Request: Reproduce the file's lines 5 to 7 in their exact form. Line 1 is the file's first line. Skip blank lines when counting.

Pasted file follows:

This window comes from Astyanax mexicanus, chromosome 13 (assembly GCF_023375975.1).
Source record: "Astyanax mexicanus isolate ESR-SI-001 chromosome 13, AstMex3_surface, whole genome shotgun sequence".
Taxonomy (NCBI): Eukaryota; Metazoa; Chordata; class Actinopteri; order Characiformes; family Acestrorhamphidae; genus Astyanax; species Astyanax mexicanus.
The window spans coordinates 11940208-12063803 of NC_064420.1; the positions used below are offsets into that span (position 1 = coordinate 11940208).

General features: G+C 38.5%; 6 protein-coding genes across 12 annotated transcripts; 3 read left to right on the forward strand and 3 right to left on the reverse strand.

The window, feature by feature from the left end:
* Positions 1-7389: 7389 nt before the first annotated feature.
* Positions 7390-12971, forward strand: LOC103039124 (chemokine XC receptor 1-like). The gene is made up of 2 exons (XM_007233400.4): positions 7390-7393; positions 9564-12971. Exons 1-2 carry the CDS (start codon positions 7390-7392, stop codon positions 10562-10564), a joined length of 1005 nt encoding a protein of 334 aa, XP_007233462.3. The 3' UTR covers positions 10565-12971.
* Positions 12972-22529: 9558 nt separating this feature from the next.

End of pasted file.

General features: G+C 38.5%; 6 protein-coding genes across 12 annotated transcripts; 3 read left to right on the forward strand and 3 right to left on the reverse strand.

The window, feature by feature from the left end:
* Positions 1-7389: 7389 nt before the first annotated feature.